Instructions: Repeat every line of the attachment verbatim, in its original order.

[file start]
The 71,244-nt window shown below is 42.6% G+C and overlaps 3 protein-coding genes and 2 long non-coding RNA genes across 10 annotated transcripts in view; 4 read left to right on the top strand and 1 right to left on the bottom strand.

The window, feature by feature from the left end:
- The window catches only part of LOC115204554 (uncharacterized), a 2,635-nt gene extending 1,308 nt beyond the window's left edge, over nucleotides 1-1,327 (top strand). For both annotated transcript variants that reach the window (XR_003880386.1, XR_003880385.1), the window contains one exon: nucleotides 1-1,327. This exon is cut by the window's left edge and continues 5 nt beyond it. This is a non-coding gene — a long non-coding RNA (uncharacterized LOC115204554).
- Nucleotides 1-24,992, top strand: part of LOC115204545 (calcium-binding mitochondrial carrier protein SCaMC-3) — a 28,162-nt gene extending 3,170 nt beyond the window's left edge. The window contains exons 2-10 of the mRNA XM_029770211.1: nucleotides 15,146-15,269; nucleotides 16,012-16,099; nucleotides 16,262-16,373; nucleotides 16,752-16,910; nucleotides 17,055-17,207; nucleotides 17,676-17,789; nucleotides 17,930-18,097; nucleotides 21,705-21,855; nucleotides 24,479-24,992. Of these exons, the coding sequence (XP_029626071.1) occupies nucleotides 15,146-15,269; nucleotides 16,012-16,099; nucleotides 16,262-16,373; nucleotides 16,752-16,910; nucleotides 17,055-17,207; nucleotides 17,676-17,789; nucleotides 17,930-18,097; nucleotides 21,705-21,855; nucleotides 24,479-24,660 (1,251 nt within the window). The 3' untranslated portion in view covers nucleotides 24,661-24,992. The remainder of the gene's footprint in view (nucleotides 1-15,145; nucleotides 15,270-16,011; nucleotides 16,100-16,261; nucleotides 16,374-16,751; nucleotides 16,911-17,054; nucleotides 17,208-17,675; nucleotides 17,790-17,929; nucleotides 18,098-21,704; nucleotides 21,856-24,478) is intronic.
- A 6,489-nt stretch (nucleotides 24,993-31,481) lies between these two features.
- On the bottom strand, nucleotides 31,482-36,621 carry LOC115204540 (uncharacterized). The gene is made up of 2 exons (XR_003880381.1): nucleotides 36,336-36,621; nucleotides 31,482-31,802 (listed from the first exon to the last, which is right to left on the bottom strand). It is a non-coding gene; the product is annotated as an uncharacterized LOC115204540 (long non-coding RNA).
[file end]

The 71,244-nt window shown below is 42.6% G+C and overlaps 3 protein-coding genes and 2 long non-coding RNA genes across 10 annotated transcripts in view; 4 read left to right on the top strand and 1 right to left on the bottom strand.

The window, feature by feature from the left end:
- The window catches only part of LOC115204554 (uncharacterized), a 2,635-nt gene extending 1,308 nt beyond the window's left edge, over nucleotides 1-1,327 (top strand). For both annotated transcript variants that reach the window (XR_003880386.1, XR_003880385.1), the window contains one exon: nucleotides 1-1,327. This exon is cut by the window's left edge and continues 5 nt beyond it. This is a non-coding gene — a long non-coding RNA (uncharacterized LOC115204554).
- Nucleotides 1-24,992, top strand: part of LOC115204545 (calcium-binding mitochondrial carrier protein SCaMC-3) — a 28,162-nt gene extending 3,170 nt beyond the window's left edge. The window contains exons 2-10 of the mRNA XM_029770211.1: nucleotides 15,146-15,269; nucleotides 16,012-16,099; nucleotides 16,262-16,373; nucleotides 16,752-16,910; nucleotides 17,055-17,207; nucleotides 17,676-17,789; nucleotides 17,930-18,097; nucleotides 21,705-21,855; nucleotides 24,479-24,992. Of these exons, the coding sequence (XP_029626071.1) occupies nucleotides 15,146-15,269; nucleotides 16,012-16,099; nucleotides 16,262-16,373; nucleotides 16,752-16,910; nucleotides 17,055-17,207; nucleotides 17,676-17,789; nucleotides 17,930-18,097; nucleotides 21,705-21,855; nucleotides 24,479-24,660 (1,251 nt within the window). The 3' untranslated portion in view covers nucleotides 24,661-24,992. The remainder of the gene's footprint in view (nucleotides 1-15,145; nucleotides 15,270-16,011; nucleotides 16,100-16,261; nucleotides 16,374-16,751; nucleotides 16,911-17,054; nucleotides 17,208-17,675; nucleotides 17,790-17,929; nucleotides 18,098-21,704; nucleotides 21,856-24,478) is intronic.
- A 6,489-nt stretch (nucleotides 24,993-31,481) lies between these two features.
- On the bottom strand, nucleotides 31,482-36,621 carry LOC115204540 (uncharacterized). The gene is made up of 2 exons (XR_003880381.1): nucleotides 36,336-36,621; nucleotides 31,482-31,802 (listed from the first exon to the last, which is right to left on the bottom strand). It is a non-coding gene; the product is annotated as an uncharacterized LOC115204540 (long non-coding RNA).